May 3, 2011

Help us create Keeping Pace 2011

It is hard to believe it is already time, but we are thrilled to have kicked off Keeping Pace 2011 with our first sponsor call. We are able to make so much information publicly available on our website because we have a fabulous group of sponsors each year who support this important work. Many have been with us for many years, but we are also excited to welcome some new sponsors to the mix this year. We will spend the next six months researching and writing, and again release this year’s report at the Virtual School Symposium in November.

The research process begins with brainstorming, and we would like to hear from Keeping Pace readers, practitioners, policymakers, and anybody else with an interest in K-12 online and blended learning. What significant trends can be identified this year? What are people talking about? What should people be talking about? Where should we be heading? What is happening legislatively?

It is important to us to create a practical, usable guide for policy makers and practitioners around the country – and that includes you. What would you like to see covered in Keeping Pace 2011? What information would you like to have at your fingertips but can’t seem to find? What information would help you make an argument to grow online and blended learning in your school, district or state?

We look forward to hearing your feedback, not just now, but through the research and writing process over the next six months.  While we can’t make guarantees about what we’ll be able to publish either here on the blog or in the print report, we look forward to hearing your ideas. Feel free to respond here in the comments, or by emailing Amy directly.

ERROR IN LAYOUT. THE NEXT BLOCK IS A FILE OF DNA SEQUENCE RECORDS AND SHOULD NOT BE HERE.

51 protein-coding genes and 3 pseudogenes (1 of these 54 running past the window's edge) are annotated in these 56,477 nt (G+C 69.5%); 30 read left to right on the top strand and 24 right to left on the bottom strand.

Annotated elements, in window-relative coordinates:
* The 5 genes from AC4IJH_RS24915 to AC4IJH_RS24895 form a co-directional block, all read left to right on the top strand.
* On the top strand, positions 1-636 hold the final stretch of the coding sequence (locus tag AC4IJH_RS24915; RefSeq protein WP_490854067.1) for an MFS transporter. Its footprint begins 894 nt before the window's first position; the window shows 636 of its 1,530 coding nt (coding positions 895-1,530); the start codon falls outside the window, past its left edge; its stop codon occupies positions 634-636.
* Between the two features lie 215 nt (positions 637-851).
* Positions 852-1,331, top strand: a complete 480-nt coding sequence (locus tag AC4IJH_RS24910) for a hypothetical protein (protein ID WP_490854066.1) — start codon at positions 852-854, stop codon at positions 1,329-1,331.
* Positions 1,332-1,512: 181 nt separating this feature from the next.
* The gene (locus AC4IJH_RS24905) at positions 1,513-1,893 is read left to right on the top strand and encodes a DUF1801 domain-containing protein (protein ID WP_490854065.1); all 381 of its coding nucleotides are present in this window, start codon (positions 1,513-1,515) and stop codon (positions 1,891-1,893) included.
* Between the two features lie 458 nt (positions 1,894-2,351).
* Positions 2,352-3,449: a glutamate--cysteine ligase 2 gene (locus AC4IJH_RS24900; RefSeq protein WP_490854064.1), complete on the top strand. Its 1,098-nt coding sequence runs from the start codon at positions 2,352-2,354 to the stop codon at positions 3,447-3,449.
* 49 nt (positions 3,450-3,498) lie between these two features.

3 Responses to Help us create Keeping Pace 2011

  1. Amy: I think there is a lot of buzz around mobile space and how it may or may not relate to online and blended learning. As KP 2010 correctly noted, it could be the “next big thing,” but, I am curious to see what specific initiatives are being undertaken by the various online learning groups (statewide virtual schools and otherwise) and the participation and buy-in from their students.

    Also, the rise of individual districts serving their own students in exclusive online learning environments (not in a charter school model, but, regular public schools) is an emerging trend that I’d like to see considered.

    Thanks for your great work.

  2. I’m interested in the status of rules and regulations pertaining to teacher certification across state lines.

    I’m also interested in where we are related to measuring accountability via seat time or how many times a student clicks into a course site versus actual student performance.

    What are schools looking for in relation to blended learning? What models appear to be most successful?

  3. I know that a challenge that you have as it relates to reporting data on various online programs is that you can only report what data the various online programs provide; however, I wonder if there is not a way to do some sort of fact-checking to validate such things as enrollment numbers. A related issue pertains to clarifying that enrollments as defined by supplemental programs differ than how full-time virtual programs report enrollment.

    Also wonder if you could/should report student performance data (based on state, district, or other high-stakes assessments.

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